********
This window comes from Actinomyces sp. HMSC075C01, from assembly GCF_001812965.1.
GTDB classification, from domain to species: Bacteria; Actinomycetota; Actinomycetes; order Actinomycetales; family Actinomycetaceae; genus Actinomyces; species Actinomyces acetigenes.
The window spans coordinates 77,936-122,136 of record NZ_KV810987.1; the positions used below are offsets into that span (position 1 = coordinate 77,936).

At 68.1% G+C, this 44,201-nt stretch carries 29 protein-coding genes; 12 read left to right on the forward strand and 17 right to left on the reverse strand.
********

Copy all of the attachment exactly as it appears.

This window comes from Actinomyces sp. HMSC075C01, from assembly GCF_001812965.1.
GTDB classification, from domain to species: Bacteria; Actinomycetota; Actinomycetes; order Actinomycetales; family Actinomycetaceae; genus Actinomyces; species Actinomyces acetigenes.
The window spans coordinates 77,936-122,136 of record NZ_KV810987.1; the positions used below are offsets into that span (position 1 = coordinate 77,936).

At 68.1% G+C, this 44,201-nt stretch carries 29 protein-coding genes; 12 read left to right on the forward strand and 17 right to left on the reverse strand.